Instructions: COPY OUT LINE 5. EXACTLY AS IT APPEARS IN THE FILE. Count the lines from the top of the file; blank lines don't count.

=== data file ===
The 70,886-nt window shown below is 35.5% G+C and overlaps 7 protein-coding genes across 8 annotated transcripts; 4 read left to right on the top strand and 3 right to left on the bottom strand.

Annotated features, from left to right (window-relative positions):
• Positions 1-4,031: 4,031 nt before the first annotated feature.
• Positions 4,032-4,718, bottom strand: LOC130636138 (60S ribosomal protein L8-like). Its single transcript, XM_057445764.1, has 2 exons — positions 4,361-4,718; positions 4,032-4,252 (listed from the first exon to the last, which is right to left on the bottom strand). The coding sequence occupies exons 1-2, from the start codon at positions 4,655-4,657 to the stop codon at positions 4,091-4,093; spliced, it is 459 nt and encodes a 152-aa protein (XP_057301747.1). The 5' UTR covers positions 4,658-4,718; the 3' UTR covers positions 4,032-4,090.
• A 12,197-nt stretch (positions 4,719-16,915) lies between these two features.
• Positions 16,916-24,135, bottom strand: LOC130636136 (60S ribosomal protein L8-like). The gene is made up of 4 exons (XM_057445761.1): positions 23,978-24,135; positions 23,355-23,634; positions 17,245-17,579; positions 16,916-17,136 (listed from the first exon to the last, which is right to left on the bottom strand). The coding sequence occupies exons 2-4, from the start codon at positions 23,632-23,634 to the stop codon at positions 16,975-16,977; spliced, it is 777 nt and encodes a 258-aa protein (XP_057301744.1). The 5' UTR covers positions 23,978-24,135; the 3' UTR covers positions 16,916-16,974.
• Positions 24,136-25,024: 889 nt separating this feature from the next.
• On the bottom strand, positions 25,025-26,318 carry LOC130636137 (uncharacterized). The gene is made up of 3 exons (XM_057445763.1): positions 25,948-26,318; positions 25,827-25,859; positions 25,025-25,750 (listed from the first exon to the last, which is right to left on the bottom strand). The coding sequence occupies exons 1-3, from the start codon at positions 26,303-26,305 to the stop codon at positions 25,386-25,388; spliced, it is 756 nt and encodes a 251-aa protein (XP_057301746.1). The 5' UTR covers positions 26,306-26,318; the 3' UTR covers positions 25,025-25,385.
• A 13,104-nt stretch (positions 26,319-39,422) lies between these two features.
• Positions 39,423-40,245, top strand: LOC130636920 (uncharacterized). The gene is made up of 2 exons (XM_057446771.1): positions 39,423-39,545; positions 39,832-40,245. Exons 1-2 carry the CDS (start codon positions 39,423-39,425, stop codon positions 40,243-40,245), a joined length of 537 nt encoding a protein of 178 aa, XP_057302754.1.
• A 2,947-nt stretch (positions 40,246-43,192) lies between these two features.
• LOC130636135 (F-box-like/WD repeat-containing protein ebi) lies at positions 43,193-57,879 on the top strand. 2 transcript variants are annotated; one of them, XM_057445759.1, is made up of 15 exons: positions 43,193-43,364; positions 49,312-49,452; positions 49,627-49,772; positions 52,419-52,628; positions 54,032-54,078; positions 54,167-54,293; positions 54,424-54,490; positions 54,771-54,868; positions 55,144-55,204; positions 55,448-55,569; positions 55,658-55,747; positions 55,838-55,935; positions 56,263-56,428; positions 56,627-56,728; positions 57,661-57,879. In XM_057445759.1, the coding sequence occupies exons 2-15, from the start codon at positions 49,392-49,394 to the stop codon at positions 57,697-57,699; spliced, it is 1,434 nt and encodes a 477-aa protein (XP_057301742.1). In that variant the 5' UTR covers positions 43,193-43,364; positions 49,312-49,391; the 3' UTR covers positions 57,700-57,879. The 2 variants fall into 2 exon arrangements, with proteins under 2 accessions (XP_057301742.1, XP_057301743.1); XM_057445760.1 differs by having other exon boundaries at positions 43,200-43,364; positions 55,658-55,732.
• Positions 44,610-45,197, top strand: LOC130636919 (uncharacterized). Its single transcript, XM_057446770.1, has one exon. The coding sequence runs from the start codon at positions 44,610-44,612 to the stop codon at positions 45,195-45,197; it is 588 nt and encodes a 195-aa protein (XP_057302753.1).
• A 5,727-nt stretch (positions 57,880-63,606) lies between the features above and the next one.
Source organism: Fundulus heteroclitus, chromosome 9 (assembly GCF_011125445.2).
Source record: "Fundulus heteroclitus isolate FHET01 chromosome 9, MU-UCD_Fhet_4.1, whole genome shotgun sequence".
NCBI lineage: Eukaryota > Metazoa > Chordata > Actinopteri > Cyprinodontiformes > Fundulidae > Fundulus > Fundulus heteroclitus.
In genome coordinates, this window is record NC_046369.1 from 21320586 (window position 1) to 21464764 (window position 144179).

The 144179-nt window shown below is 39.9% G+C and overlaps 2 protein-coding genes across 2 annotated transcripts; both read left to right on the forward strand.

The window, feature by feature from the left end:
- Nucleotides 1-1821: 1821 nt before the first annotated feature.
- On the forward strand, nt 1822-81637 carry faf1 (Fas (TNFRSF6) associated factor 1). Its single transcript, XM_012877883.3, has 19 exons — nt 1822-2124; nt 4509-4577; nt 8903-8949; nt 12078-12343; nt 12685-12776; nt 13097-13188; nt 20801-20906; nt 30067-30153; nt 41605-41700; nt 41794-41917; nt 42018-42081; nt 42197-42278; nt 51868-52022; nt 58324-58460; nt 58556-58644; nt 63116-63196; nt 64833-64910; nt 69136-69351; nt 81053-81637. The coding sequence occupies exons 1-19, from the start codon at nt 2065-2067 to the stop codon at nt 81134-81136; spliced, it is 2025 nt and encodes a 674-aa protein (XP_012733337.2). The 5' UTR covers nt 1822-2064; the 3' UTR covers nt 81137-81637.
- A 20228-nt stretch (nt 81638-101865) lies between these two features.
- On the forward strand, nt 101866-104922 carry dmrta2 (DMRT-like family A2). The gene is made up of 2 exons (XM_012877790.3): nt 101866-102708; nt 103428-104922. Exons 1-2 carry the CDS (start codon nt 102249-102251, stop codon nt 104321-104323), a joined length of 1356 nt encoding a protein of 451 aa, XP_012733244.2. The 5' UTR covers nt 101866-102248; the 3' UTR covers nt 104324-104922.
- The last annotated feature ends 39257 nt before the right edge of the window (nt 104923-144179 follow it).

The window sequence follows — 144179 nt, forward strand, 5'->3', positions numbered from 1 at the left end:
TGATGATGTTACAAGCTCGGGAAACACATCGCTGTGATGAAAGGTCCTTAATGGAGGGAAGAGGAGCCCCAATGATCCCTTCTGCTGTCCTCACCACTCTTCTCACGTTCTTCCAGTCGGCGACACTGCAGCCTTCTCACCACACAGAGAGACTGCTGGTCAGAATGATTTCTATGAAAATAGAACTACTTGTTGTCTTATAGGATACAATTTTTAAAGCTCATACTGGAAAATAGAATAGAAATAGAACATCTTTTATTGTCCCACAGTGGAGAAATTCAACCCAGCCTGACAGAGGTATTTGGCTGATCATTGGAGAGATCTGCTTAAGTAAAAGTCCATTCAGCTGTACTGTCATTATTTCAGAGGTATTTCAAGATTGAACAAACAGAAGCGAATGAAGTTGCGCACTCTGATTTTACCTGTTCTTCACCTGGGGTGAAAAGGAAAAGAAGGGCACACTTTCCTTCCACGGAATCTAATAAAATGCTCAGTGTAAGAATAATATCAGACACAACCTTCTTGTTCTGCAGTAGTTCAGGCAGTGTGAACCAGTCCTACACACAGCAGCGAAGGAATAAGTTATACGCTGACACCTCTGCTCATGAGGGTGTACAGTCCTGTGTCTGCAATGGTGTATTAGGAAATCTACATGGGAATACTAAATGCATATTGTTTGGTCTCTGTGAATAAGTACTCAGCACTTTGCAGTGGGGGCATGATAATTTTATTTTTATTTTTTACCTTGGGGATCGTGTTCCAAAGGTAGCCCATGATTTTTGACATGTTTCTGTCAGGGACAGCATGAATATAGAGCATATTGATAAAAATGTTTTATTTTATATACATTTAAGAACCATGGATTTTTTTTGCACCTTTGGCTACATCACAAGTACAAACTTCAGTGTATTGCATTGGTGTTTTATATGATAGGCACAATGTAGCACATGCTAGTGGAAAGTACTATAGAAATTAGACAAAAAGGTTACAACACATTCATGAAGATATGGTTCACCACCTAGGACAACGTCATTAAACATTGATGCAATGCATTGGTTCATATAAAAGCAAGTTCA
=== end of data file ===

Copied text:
• A 12,197-nt stretch (positions 4,719-16,915) lies between these two features.